While I was searching in one of my junk boxes, I found an old battery; at least it looked like a battery. After a close examination it turned out to be an "iButton" type number: DS1990A-F4, made by Dallas/Maxim.
After reading the PDF manuals on Internet, I decided to make a small interface with a Delphi program to see if the iButton was still readable. Well, it works!
For the software I've made a small Delphi program that with the 1-Wire protocol via this adapter can read the serial number of the iButton.
An iButtonTM is a chip housed in a stainless steel enclosure. The electrical interface is reduced to the absolute minimum, i.e., a single data line plus a ground reference. The energy needed for operation is "stolen" from the data line ("parasitic power"). The logical function of the DS1990A is a simple serial number. This globally unique registration number is common to all iButtons.
For read operations all devices are satisfied with a 5kOhm pull-up resistor to supply energy and to terminate the 1-Wire bus.
To adapt the RS232 signal levels to the 1-Wire bus you need a small adapter. See the images below. It's built on a small part of a prototyping board (25 x 18 mm) that is soldered on the connector pins of the 9 pole connector. Most parts are SMD, but there are also a few discrete resistors.
The board has also a LED that is controlled by Pin 4 and Pin 7 of the RS232 connector. This LED has no use for the 1-Wire adapter, but you can prove that the adapter is controlled by the program. Please note that this LED was added later and is not drawn on the diagram below.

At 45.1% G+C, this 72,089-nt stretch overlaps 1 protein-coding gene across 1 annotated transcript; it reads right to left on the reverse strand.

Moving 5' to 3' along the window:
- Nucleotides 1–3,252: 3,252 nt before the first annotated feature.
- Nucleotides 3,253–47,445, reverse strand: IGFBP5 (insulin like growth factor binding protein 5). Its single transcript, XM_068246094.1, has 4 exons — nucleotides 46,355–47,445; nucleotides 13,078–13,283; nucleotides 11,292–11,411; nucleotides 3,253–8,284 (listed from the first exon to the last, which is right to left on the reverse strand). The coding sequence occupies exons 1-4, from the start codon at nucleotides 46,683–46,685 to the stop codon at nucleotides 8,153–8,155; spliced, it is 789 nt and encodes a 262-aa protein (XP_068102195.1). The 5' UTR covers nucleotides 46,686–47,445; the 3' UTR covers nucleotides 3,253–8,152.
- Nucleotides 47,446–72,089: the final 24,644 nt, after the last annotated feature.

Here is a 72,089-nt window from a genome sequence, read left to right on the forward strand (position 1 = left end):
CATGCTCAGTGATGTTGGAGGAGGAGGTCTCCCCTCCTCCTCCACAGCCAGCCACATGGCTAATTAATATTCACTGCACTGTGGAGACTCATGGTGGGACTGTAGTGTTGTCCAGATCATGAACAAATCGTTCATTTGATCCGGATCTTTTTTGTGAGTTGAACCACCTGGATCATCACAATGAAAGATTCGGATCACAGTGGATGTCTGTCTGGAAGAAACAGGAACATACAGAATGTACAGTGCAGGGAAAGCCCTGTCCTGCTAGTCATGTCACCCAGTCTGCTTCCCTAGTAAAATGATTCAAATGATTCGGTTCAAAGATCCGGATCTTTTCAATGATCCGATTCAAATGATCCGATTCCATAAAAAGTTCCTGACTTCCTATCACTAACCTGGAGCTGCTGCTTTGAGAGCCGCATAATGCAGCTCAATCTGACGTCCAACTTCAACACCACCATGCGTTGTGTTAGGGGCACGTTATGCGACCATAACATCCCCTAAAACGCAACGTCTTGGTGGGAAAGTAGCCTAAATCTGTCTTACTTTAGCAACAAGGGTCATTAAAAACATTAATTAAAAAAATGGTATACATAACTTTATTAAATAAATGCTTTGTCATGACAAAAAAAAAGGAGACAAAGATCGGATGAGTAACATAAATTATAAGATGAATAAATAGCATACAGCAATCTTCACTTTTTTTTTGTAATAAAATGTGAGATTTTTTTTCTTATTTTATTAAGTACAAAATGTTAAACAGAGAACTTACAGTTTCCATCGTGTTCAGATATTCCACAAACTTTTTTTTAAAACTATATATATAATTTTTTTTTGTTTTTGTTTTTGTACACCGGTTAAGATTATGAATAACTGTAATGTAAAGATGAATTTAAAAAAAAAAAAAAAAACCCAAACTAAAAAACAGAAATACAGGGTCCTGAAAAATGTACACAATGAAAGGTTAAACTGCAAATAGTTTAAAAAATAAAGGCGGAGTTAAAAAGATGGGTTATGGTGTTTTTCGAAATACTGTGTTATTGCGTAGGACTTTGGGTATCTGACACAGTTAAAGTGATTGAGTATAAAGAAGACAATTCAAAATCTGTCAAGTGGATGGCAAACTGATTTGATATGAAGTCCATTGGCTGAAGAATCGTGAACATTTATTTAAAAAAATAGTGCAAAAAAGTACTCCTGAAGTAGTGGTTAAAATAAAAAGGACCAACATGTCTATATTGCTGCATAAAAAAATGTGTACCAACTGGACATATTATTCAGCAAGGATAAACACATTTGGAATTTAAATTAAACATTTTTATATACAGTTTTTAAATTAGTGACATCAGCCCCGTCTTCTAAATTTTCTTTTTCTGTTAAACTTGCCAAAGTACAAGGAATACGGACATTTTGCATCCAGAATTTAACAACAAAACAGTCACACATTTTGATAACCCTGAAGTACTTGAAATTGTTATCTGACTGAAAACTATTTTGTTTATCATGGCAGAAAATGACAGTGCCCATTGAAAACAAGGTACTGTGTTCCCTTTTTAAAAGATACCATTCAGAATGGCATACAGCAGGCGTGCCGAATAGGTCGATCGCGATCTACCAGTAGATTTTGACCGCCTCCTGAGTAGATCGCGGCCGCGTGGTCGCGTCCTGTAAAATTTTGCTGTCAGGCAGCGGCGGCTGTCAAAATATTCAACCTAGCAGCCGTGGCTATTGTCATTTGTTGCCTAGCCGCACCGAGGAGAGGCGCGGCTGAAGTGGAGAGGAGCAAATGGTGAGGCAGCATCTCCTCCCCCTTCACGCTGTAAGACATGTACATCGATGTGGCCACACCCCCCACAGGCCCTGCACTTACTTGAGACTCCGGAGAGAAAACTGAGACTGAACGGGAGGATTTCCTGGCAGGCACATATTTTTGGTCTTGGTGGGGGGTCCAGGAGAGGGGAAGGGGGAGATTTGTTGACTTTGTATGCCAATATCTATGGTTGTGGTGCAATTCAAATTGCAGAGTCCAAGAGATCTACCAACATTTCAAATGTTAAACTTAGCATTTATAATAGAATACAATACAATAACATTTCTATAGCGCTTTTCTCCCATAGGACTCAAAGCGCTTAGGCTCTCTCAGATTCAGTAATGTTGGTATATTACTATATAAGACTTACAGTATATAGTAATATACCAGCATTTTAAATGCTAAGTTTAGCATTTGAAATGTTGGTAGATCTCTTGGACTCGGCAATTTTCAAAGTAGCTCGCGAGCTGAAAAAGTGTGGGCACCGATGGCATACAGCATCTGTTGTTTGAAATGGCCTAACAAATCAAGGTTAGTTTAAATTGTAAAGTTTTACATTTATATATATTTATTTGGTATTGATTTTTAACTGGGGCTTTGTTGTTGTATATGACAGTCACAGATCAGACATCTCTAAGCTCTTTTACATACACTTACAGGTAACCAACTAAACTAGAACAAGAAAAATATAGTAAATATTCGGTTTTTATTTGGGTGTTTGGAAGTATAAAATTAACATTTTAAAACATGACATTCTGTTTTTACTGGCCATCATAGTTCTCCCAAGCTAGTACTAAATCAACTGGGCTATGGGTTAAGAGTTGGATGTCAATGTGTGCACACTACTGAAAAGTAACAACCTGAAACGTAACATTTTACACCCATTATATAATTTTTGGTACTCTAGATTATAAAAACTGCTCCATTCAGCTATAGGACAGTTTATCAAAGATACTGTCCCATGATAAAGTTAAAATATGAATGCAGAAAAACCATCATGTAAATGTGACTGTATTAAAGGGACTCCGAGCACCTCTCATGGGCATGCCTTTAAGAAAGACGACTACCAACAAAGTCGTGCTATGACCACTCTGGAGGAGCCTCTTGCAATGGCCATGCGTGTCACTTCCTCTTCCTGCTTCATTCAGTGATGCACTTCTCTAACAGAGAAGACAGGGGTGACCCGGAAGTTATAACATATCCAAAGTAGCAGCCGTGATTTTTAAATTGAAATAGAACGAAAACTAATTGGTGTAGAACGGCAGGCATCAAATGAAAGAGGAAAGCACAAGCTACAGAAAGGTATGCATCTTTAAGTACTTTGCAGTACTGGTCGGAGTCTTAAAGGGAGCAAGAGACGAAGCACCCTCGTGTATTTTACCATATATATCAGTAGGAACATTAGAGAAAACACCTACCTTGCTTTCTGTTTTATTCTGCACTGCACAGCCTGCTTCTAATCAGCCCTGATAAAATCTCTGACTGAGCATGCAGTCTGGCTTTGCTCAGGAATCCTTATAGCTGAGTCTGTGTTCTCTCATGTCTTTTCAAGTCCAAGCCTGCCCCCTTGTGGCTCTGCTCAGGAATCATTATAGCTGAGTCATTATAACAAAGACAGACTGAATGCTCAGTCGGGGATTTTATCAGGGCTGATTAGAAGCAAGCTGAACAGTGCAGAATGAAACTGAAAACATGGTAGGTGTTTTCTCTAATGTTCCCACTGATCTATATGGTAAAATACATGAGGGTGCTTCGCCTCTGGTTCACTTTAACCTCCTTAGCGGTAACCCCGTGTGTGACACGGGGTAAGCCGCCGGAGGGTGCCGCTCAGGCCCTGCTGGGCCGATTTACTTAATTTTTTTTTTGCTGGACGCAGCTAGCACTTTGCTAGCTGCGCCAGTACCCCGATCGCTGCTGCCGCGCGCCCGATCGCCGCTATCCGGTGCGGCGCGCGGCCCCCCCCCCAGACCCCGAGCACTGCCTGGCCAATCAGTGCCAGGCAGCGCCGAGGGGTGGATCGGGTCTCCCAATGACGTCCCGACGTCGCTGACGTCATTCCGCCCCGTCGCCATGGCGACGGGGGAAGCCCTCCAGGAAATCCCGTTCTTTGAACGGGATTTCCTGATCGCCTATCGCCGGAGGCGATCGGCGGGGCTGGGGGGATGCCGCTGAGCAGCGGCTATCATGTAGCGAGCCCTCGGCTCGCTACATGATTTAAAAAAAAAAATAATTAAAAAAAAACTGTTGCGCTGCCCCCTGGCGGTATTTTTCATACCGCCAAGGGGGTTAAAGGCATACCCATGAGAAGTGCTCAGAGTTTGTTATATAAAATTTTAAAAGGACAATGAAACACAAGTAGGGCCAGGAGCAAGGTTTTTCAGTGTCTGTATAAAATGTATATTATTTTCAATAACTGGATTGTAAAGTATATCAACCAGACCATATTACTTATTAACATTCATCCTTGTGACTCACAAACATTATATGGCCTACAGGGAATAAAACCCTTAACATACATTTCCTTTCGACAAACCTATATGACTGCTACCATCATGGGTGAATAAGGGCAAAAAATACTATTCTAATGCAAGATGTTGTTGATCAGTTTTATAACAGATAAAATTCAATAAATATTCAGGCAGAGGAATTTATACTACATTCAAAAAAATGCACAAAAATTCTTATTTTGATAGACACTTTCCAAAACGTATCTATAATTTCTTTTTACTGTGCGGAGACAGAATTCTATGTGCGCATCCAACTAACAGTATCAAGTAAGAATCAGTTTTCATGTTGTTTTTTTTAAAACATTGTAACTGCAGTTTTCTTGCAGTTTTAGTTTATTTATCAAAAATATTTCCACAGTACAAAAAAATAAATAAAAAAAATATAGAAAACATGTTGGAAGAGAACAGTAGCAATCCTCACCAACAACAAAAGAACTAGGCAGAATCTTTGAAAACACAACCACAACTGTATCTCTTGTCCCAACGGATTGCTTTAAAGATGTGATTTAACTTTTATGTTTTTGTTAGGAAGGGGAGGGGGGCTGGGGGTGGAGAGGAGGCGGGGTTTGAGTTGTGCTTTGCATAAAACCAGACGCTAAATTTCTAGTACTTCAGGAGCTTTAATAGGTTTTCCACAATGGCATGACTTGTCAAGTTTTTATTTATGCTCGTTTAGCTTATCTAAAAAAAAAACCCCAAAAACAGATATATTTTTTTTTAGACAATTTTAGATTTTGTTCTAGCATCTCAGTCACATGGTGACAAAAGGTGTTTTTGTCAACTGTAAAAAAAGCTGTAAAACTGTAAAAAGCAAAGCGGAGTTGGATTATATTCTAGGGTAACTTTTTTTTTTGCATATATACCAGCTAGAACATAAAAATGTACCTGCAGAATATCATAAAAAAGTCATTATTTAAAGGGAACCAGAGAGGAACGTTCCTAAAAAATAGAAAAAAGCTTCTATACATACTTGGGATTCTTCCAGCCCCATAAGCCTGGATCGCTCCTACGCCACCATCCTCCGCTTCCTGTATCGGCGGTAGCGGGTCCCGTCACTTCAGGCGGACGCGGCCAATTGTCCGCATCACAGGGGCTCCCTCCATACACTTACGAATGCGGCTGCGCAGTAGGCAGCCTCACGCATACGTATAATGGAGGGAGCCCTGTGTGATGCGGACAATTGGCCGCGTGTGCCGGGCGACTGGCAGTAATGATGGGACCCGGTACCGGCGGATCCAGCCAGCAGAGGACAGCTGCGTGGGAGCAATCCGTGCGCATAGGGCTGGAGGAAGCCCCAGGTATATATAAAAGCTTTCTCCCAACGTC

The power comes from the RS232 connecter via DTR (Pin 4) and / or CTS (Pin 7). Depending of the computer, this tension may vary from 5 to 12 volt. To be sure to have a constant voltage, a small regulator (VR1) is used. This on has an output of 3V, but 5V would also be good.
The TX signal goes via R2 to the gate of T1. The diode D2 cuts away the -12V. Without transmission the TX output is -12V and T1 does nothing, the output to the 1-Wire bus is 3V, coming via R1. When TX goes positive, +5V to +12V, T1 starts to conduct and the tension on the 1-Wire bus drops to 0V.
Since the 1-Wire bus has only one wire (and ground), the input is connected to the output. So, the 0 to 3 Volt pulses made by T1 are direct seen by T2. The output from T2 is via a pull-up resistor (R3) connected to the RS232 RX input. Every pulse send by TX goes back to RX, like an external echo.